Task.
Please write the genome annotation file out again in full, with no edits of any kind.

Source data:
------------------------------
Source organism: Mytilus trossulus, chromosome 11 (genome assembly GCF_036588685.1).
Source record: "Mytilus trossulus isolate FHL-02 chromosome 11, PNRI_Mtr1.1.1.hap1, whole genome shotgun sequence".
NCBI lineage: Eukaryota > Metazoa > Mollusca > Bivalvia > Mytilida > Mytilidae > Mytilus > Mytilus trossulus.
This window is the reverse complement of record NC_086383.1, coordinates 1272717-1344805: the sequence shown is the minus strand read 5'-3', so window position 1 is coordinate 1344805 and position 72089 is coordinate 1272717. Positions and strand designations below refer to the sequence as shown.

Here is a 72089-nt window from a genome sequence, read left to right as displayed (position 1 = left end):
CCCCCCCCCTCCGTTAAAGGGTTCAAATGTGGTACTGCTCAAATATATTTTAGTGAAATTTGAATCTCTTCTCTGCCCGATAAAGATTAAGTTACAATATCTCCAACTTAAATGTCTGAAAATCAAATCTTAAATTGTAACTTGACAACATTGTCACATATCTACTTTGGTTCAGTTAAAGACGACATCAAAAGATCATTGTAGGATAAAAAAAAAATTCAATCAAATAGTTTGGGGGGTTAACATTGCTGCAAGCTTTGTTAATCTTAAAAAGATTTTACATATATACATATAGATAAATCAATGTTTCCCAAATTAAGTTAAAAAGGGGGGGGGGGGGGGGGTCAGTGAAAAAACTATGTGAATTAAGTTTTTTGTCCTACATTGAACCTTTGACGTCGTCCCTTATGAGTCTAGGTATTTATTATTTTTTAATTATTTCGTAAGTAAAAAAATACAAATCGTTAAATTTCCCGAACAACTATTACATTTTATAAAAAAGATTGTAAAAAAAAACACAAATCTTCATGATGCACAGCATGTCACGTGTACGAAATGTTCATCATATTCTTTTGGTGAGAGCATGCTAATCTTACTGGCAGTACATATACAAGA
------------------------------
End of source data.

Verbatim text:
Source organism: Mytilus trossulus, chromosome 11 (genome assembly GCF_036588685.1).
Source record: "Mytilus trossulus isolate FHL-02 chromosome 11, PNRI_Mtr1.1.1.hap1, whole genome shotgun sequence".
NCBI lineage: Eukaryota > Metazoa > Mollusca > Bivalvia > Mytilida > Mytilidae > Mytilus > Mytilus trossulus.
This window is the reverse complement of record NC_086383.1, coordinates 1272717-1344805: the sequence shown is the minus strand read 5'-3', so window position 1 is coordinate 1344805 and position 72089 is coordinate 1272717. Positions and strand designations below refer to the sequence as shown.

Here is a 72089-nt window from a genome sequence, read left to right as displayed (position 1 = left end):
CCCCCCCCCTCCGTTAAAGGGTTCAAATGTGGTACTGCTCAAATATATTTTAGTGAAATTTGAATCTCTTCTCTGCCCGATAAAGATTAAGTTACAATATCTCCAACTTAAATGTCTGAAAATCAAATCTTAAATTGTAACTTGACAACATTGTCACATATCTACTTTGGTTCAGTTAAAGACGACATCAAAAGATCATTGTAGGATAAAAAAAAAATTCAATCAAATAGTTTGGGGGGTTAACATTGCTGCAAGCTTTGTTAATCTTAAAAAGATTTTACATATATACATATAGATAAATCAATGTTTCCCAAATTAAGTTAAAAAGGGGGGGGGGGGGGGGGTCAGTGAAAAAACTATGTGAATTAAGTTTTTTGTCCTACATTGAACCTTTGACGTCGTCCCTTATGAGTCTAGGTATTTATTATTTTTTAATTATTTCGTAAGTAAAAAAATACAAATCGTTAAATTTCCCGAACAACTATTACATTTTATAAAAAAGATTGTAAAAAAAAACACAAATCTTCATGATGCACAGCATGTCACGTGTACGAAATGTTCATCATATTCTTTTGGTGAGAGCATGCTAATCTTACTGGCAGTACATATACAAGA